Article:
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David Unaipon, n.d.

an unknown artist

gelatin silver photograph (sheet: 16.0 cm x 11.8 cm)

David Unaipon (1872-1967) writer, public speaker and inventor, was a Ngarrindjeri man, fourth of nine children of the evangelist James Ngunaitponi and his wife Nymbulda, both of whom were Yaraldi speakers. Educated at the Point McLeay Mission School, with no advanced education in mathematics, he early researched many engineering problems and devised a number of his own inventions; all his life he was obsessed with the secret of perpetual motion. In 1909 he patented an improved handpiece for sheep-shearing. Nine other inventions up to 1944 included a centrifugal motor, a multi-radial wheel and mechanical propulsion device, but the patents on these lapsed. An exemplary Christian and teetotaller, with a fanciful reputation as 'Australia's Leonardo', he was often called upon to participate in royal commissions and inquiries into Aboriginal issues. In 1928-29 he assisted the Bleakley inquiry into Aboriginal welfare. In 1934, he urged the Commonwealth to assume responsibility for Aboriginal affairs and proposed that an independent board replace South Australia's Chief Protector of Aborigines. As an employee of the Aborigines' Friends'Association (AFA) for many years, he travelled widely (though he was often refused accommodation) and became well known through south-eastern Australia, lecturing on his ideas, preaching sermons and relating Aboriginal legends and customs. He spoke of the need for sympathetic co-operation between, and equal rights for, white and black Australians. A great admirer of John Milton, Unaipon became the first Aboriginal writer to be published. 'Aboriginals: Their Traditions and Customs' appeared in the Sydney Daily Telegraph in 1924 and 'The Story of the Mungingee' in the Home magazine in 1925; Native Legends, funded by the AFA, was published in 1929. Myths and Legends of the Australian Aboriginals, published in London in 1930, was commissioned by Adelaide doctor and anthropologist William Ramsay Smith, and published under his name without acknowledgment of the author. Unaipon wrote other articles, poetry and legends throughout his life. He was awarded a Coronation Medal in 1953. In 1985, he posthumously won the FAW Patricia Weickhardt Award for Aboriginal writers. The annual national David Unaipon Award for unpublished Aboriginal and Torres Strait Islander writers, and an annual Unaipon lecture in Adelaide were established in 1988. The hand-written manuscript of his small book Native Legends, to which the $50 banknote alludes, is in the Mitchell Library in Sydney.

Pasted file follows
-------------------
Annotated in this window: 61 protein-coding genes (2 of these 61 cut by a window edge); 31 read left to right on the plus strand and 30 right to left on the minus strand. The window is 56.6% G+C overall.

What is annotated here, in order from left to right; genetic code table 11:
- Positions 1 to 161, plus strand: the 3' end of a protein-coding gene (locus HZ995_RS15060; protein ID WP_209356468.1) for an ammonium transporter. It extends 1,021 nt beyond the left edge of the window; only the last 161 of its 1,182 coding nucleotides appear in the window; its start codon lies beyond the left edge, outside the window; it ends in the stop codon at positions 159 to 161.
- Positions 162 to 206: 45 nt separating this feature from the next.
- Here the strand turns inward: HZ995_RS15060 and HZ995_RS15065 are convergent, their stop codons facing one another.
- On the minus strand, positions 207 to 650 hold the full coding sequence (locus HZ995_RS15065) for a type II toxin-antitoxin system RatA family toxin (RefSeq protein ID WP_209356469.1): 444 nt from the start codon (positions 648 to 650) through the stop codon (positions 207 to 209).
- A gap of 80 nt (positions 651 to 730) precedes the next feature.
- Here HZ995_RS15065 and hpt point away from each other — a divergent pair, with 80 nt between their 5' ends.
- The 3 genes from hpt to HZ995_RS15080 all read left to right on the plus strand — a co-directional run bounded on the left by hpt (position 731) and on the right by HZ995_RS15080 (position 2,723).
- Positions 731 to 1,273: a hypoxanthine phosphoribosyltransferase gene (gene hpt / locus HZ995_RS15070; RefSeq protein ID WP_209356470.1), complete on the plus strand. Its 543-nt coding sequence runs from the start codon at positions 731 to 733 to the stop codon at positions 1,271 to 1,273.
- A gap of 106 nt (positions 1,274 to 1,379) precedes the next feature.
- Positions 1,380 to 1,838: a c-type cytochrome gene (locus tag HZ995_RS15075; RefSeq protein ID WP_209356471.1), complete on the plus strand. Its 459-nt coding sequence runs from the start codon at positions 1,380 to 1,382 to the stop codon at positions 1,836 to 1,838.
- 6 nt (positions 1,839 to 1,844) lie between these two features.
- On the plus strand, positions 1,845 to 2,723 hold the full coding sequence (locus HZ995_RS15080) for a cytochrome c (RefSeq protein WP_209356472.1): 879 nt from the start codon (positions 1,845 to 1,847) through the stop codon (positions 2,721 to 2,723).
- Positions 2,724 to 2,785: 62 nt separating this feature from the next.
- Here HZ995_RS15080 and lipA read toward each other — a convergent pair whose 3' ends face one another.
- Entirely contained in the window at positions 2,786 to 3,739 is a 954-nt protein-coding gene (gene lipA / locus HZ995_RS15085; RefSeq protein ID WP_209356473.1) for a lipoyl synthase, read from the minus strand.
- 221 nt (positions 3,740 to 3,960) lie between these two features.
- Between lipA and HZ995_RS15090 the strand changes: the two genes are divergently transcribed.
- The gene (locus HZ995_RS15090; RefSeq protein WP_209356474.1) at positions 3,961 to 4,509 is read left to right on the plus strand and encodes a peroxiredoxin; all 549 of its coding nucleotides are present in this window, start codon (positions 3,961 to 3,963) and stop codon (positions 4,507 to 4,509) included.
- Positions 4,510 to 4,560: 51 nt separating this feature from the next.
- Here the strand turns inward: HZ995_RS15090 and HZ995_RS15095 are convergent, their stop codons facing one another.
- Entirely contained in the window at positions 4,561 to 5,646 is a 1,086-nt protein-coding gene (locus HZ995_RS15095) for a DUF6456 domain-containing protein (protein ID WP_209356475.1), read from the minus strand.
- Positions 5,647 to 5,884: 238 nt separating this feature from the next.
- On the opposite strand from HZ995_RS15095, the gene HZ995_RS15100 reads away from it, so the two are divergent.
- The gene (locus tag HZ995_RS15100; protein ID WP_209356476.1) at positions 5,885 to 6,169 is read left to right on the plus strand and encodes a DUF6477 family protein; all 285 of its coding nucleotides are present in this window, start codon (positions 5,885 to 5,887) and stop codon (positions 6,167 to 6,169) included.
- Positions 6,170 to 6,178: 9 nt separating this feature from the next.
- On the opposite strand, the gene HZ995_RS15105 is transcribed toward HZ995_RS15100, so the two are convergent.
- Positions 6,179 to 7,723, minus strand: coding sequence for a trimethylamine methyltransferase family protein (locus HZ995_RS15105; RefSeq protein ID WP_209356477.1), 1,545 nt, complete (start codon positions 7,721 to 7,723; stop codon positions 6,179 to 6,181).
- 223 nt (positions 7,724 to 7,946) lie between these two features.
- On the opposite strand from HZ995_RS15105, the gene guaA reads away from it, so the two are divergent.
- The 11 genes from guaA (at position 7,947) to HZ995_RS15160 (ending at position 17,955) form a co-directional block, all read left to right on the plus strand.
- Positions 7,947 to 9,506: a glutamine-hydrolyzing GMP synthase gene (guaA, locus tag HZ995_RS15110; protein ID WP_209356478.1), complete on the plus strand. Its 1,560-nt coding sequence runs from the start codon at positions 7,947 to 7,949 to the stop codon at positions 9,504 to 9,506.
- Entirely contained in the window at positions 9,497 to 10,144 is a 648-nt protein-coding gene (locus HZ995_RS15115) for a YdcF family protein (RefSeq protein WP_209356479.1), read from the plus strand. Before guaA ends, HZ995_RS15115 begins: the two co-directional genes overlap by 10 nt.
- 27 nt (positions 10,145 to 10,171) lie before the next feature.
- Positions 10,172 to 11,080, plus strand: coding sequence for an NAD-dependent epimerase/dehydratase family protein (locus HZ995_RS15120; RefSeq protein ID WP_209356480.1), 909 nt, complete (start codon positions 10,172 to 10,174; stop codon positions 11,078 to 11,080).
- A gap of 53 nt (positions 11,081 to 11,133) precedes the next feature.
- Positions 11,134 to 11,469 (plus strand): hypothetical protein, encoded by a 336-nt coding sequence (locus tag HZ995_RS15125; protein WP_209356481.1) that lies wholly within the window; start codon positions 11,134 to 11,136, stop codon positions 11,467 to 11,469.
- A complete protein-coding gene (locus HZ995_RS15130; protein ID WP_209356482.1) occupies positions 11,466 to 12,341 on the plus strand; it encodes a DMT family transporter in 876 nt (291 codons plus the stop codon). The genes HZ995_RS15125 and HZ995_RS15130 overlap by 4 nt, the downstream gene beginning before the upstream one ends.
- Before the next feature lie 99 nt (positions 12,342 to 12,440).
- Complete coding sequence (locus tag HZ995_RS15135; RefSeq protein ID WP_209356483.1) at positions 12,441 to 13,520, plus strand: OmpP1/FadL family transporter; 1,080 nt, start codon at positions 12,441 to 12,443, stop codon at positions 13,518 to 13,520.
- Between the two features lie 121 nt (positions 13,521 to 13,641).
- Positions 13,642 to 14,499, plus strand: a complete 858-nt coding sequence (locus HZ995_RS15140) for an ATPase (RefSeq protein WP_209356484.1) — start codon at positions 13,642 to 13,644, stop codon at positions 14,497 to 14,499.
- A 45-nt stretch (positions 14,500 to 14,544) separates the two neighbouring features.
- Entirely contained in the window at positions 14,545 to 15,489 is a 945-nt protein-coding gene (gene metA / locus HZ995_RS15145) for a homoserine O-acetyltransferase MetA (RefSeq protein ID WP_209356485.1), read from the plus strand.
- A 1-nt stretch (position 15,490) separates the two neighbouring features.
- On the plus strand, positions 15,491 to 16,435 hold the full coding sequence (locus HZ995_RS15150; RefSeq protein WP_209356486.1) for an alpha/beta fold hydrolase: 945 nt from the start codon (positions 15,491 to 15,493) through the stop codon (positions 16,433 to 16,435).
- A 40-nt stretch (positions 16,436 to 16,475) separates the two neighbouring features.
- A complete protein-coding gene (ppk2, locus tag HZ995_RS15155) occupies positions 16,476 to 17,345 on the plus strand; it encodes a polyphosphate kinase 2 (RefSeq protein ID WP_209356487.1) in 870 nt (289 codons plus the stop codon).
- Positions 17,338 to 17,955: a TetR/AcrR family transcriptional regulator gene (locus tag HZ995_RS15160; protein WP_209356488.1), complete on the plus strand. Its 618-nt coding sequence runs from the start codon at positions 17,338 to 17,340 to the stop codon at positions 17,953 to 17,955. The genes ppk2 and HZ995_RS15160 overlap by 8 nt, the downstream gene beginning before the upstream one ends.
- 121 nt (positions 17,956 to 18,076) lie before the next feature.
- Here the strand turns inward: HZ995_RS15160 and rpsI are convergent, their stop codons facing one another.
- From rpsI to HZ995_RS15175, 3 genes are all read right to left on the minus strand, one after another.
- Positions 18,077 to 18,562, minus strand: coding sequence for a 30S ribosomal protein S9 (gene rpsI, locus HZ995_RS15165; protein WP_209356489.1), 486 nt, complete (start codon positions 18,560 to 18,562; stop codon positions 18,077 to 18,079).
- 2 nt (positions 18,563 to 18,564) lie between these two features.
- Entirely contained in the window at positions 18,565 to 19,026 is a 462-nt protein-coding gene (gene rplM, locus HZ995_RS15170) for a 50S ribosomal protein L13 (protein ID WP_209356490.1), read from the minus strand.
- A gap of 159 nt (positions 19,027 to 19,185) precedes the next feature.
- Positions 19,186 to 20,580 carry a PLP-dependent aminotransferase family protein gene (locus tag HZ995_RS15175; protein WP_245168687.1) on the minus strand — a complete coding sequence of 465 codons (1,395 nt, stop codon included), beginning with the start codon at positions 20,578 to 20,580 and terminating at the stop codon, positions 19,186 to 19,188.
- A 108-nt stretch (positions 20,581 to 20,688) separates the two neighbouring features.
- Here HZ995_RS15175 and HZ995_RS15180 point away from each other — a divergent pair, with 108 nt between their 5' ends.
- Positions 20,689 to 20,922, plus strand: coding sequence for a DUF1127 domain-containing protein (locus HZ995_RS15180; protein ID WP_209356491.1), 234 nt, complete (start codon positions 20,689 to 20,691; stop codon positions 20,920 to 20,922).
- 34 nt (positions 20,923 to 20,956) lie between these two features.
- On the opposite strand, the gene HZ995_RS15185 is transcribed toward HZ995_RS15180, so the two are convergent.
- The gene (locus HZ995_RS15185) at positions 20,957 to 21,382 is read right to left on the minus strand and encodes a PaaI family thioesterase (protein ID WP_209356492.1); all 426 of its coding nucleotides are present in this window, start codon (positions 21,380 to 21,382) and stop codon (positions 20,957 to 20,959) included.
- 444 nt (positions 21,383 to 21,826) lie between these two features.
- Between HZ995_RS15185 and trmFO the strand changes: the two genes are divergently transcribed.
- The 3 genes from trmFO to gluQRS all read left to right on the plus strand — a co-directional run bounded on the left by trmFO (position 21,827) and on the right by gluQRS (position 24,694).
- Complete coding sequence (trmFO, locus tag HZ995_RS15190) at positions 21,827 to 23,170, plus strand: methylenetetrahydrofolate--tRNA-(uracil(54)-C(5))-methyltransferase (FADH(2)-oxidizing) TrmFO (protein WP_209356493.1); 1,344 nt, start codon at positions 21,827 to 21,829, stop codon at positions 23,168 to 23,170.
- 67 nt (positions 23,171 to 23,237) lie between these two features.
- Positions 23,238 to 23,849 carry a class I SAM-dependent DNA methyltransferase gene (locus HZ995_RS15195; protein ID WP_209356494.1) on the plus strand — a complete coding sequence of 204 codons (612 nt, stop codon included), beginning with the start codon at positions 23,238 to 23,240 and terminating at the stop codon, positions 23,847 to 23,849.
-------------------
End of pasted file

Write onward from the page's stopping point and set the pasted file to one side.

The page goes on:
Collection: National Portrait Gallery
Purchased 2011

Accession number: 2011.86

Currently not on display

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Artist and subject

David Unaipon

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Law and justice


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